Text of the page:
UN warns of devastating consequences for 250,000 Hudaida residents as Saudi-led coalition targets Houthi rebels in port city.
Saudi Arabia and the United Arab Emirates have launched an assault on Yemen’s port city of Hudaida, in the biggest battle of a three-year war between a Saudi-backed coalition and Iranian-aligned Houthi rebels.
The air strikes on Wednesday morning targeting Houthi positions are supported by ground operations by Yemeni troops south of the Red Sea port, the internationally recognised Yemeni government-in-exile said in a statement.
The exiled government “has exhausted all peaceful and political means to remove the Houthi militia from the port of Hudaida”, it said in a statement.
he exiled government “has exhausted all peaceful and political means to remove the Houthi militia from the port of Hudaida”, it said in a statement.
“The liberation of the port is the start of the fall of the Houthi militia and will secure marine shipping in Bab al-Mandab strait and cut off the hands of Iran, which has long-drowned Yemen in weapons that shed precious Yemeni blood.”
The Red Sea port is the only port under Houthi control, situated about 150km southwest of the capital, Sanaa.
According to Dubai-based Al Arabiya, Yemeni troops have gained control of the city’s southern district of Nekheila.
The Hudaida port is crucial for the flow of food supplies into a country that is on the brink of famine.
Jolien Veldwijk, acting director for Care International in Yemen, told Al Jazeera that the port of Hudaida is crucial for aid agencies to be able to do their work.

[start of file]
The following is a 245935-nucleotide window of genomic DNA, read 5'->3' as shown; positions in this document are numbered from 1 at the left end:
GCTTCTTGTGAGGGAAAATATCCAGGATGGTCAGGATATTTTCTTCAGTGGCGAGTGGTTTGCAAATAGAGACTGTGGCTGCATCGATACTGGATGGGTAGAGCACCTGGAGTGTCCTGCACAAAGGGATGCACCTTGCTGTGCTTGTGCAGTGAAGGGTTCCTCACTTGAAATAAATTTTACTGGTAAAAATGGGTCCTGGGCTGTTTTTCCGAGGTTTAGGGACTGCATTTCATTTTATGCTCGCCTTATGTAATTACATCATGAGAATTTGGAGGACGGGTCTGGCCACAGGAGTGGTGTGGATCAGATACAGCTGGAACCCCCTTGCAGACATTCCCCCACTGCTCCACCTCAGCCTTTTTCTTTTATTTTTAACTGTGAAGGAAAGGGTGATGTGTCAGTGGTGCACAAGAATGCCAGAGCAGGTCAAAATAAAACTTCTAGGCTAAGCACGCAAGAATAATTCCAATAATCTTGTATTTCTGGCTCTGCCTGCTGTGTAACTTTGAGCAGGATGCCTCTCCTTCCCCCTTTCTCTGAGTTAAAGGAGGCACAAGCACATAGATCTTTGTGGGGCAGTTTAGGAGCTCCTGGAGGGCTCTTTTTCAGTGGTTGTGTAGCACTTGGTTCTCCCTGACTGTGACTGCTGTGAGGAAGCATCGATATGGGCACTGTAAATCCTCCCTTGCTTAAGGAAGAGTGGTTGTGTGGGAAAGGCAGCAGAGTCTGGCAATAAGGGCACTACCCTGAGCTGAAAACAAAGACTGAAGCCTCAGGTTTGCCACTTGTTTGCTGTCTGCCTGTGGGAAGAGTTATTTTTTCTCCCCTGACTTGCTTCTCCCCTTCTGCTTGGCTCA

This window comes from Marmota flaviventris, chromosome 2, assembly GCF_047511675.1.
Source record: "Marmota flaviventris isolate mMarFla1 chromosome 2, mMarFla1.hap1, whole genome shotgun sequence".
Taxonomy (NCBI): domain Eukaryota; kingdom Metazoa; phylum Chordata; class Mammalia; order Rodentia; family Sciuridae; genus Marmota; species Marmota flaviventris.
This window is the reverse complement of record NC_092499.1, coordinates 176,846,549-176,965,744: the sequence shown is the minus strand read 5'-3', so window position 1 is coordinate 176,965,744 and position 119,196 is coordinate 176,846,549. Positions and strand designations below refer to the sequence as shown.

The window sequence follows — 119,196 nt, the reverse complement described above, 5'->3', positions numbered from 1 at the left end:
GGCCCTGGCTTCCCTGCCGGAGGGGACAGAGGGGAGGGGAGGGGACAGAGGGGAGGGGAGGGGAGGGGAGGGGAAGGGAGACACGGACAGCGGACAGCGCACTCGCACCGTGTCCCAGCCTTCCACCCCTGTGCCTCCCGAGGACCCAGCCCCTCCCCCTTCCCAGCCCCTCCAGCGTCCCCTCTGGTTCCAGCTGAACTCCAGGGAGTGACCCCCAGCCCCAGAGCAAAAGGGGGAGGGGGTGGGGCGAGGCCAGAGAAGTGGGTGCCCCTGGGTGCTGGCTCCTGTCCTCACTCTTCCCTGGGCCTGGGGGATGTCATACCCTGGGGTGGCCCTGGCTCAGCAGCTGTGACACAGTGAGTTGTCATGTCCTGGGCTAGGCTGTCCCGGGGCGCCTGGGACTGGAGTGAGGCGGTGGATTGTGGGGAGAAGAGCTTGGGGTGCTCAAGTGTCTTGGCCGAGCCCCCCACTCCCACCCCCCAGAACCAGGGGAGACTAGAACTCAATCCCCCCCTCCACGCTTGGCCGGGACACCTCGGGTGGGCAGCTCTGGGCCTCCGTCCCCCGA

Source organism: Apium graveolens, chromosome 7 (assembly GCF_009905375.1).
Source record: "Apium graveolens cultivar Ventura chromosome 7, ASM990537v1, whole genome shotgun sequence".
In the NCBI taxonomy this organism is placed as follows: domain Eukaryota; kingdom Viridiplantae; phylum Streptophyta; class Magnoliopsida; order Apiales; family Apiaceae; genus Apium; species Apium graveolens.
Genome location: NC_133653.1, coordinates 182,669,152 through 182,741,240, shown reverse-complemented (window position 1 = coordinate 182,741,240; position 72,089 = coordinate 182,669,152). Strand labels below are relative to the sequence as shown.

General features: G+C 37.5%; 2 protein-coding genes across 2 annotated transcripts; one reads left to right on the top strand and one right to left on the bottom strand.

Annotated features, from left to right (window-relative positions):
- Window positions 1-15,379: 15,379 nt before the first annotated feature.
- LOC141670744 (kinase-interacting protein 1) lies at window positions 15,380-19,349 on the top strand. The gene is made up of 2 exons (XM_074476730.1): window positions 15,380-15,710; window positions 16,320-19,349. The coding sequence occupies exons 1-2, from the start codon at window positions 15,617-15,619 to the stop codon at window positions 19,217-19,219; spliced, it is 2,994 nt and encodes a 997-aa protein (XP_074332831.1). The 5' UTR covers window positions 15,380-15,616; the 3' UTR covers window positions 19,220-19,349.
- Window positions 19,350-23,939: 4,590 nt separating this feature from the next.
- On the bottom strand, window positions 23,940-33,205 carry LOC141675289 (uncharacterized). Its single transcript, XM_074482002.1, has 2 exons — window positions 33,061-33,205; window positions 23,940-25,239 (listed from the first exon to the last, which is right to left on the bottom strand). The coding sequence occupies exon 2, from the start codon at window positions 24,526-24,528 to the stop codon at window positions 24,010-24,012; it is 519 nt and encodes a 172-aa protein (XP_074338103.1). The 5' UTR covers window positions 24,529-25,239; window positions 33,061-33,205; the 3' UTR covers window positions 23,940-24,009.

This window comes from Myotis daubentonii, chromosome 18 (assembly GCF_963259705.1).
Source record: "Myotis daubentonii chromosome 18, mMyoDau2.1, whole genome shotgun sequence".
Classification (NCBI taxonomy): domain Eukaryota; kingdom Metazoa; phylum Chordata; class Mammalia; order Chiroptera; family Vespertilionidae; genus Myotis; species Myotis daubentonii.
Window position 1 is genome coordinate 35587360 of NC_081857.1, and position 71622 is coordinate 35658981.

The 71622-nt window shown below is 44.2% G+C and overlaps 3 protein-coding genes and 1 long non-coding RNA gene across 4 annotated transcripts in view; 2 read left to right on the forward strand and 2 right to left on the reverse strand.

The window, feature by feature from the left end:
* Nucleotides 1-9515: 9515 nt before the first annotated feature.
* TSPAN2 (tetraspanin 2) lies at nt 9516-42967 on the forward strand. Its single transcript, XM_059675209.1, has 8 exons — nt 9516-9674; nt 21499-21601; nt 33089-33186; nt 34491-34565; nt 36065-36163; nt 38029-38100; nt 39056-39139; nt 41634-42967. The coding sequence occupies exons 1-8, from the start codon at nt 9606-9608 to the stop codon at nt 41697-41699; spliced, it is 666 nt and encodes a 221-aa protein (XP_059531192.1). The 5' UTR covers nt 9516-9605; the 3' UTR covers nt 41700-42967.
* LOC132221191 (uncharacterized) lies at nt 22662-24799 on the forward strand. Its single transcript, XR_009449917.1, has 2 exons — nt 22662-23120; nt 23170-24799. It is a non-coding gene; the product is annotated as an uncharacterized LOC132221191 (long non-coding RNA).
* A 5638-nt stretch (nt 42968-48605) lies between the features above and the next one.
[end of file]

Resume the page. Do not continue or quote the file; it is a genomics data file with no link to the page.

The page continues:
“More than two-thirds of the people of Yemen count on the food that is imported through the port of Hudaida,” Veldwijk said.
“Even before the offensive on Hudaida started, already 8 million Yemenis were at risk of famine and we really expect this number to increase rapidly, even if the port is closed for one day.”
“There are other ways [to get food imports into the country] but those ports don’t have the size to handle the size of imports needed to feed the people of Yemen … They’re alot smaller and they can only maybe handle 30 percent of what is needed.”
Riyadh and Abu Dhabi maintain that the port is being used to smuggle weapons.
The assault comes following the expiry of a deadline set by the UAE for the Houthis, who hold Sanaa, to hand over the port that has been under their control for years.
UNSC to hold emergency session amid an assault on Yemen’s Hudaida
The closed meeting requested by the UK comes as residents flee outskirts of city fearing incoming air strikes.
The United Nations Security Council (UNSC) has called for an emergency session following the launch of an assault on the Yemeni port city of Hudaida by forces backed by Saudi Arabia and the United Arab Emirates.
The closed meeting, requested by the United Kingdom, will take place on Thursday afternoon. It will be the second time the Council convenes this week over the situation in Yemen, which aid groups warn stares at an imminent humanitarian crisis.
‘Hudaida will cost so many civilian lives but we have no choice’!! , Saudi-backed forces on the ground say they cannot guarantee what would happen to the trapped civilians.
Residents of Hudaida are worried about the coming days, as the battle has moved from the border of the city to inside the province, with pro-Hadi forces now only about 25 kilometres away.
Allaa Taha, 35, a resident of Hudaida who works in a clothing shop, stated that he’s lost the joys that come with celebrating Eid. The Saudi-led coalition’s assault is likely to get more intense in the coming days, even ruining the Eid holiday.
“During this past month, the battles have moved towards Hudaida and the pro-Hadi forces could advance more than 70 km towards Hudaida city,” Taha said, speaking to TRT World.
“We feel the forces can arrive in the city in the coming days. Instead of preparing for the Eid, residents of Hudaida are preparing themselves to flee the city as soon as the battle arrives.”
These are the circumstances a majority of the residents of Hudaida find themselves in.
Some international organisations have warned that the renewed round of fighting would have catastrophic consequences, but the Saudi-led coalition paid no heed and threatened to recapture Hudaida in the coming days if they do not reach a deal with the Houthi rebels.